Study design and integrative analysis scheme.

(A) Individuals were immunized on day 0 and peripheral blood RNA samples were obtained on days 0, 1, 3, and 14. Antibody titers were measured on pre-immune sera and on days 14 and 28. Genotyping was carried out on a peripheral blood genomic DNA sample obtained on day 1. Identical sample collection schemes were used, 1 year apart, for the discovery (males) and validation (females) cohorts. (B) Sample sizes and data generation platforms. (C) Integrative analysis involved identification of loci that exhibit a transcriptional response to vaccination, evidence of genetic regulation of expression (constitutive eQTL), evidence of correlation between gene expression and the antibody response, and evidence of correlation between genotype and the antibody response (QTL). Because transcript abundance was measured serially, we were able to evaluate changes in the magnitude of the genetic effect on expression at different time points following vaccination. In addition, the study design permitted QTL analysis conditional on gene expression, which led to the identification of loci whose genetic effects on the antibody response are causally linked through the eQTL.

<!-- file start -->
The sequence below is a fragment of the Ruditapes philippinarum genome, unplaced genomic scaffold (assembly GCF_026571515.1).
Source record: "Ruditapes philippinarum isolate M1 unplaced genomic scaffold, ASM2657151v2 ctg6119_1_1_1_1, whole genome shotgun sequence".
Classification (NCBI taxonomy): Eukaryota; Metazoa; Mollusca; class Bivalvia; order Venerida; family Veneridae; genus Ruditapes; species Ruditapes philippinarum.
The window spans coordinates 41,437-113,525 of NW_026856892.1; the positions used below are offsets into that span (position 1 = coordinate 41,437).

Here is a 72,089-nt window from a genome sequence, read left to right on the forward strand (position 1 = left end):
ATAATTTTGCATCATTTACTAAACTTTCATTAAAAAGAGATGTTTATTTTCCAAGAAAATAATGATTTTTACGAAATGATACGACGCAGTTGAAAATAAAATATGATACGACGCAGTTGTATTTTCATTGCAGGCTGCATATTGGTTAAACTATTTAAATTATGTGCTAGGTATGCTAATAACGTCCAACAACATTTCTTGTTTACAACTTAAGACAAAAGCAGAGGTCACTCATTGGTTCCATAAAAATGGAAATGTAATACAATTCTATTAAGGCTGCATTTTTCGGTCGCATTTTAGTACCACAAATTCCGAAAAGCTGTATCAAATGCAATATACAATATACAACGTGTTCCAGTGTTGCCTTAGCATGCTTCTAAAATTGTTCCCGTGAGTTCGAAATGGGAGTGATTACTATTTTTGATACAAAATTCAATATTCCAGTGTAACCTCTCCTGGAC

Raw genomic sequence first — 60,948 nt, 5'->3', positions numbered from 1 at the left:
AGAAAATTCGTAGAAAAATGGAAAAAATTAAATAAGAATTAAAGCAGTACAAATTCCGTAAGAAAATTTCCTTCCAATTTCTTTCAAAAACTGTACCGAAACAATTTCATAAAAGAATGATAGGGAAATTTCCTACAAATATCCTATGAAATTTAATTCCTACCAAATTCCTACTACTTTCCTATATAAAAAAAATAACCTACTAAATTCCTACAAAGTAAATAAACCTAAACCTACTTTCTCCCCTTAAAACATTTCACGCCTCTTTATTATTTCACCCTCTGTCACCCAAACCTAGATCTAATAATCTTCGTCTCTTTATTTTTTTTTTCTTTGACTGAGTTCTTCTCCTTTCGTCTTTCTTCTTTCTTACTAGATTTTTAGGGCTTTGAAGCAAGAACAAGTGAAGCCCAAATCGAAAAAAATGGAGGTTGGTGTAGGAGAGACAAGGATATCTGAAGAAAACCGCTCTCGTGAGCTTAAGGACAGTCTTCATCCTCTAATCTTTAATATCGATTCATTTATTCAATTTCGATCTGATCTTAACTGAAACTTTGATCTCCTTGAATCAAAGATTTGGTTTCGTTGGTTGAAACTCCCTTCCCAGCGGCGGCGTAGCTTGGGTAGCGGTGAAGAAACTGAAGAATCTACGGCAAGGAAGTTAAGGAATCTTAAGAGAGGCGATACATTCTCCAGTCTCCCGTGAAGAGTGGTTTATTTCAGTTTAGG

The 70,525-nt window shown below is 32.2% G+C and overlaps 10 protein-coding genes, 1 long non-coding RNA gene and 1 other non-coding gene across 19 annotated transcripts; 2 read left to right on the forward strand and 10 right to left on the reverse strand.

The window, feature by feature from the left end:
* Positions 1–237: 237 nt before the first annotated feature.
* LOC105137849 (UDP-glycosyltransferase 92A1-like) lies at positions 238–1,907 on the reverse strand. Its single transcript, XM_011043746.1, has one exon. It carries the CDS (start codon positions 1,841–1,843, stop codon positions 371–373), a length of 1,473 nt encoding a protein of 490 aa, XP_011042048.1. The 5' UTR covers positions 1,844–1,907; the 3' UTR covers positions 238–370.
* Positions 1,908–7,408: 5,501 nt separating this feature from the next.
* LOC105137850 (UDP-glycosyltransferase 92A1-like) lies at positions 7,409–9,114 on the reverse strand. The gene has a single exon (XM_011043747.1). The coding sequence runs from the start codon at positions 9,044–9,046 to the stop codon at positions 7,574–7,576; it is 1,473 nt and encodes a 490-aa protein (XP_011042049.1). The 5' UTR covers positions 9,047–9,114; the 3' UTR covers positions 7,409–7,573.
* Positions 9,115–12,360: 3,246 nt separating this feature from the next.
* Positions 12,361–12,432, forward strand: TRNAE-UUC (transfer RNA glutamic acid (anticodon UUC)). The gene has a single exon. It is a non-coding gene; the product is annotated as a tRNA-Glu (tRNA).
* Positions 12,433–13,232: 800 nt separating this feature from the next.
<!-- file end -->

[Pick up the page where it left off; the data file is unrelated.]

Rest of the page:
Study samples cluster with the HapMap CEU population.

Pairwise identity-by-descent metrics were estimated based on genotype data from our two study samples and six HapMap populations. Multidimensional scaling analysis was performed on the resulting pairwise distances. Components 1–3 of this analysis are plotted for the male (top) and female (bottom) cohorts, and the comparison populations. As expected, the study samples cluster with the HapMap CEU population. 12 outliers were identified in each cohort and were removed prior to analysis.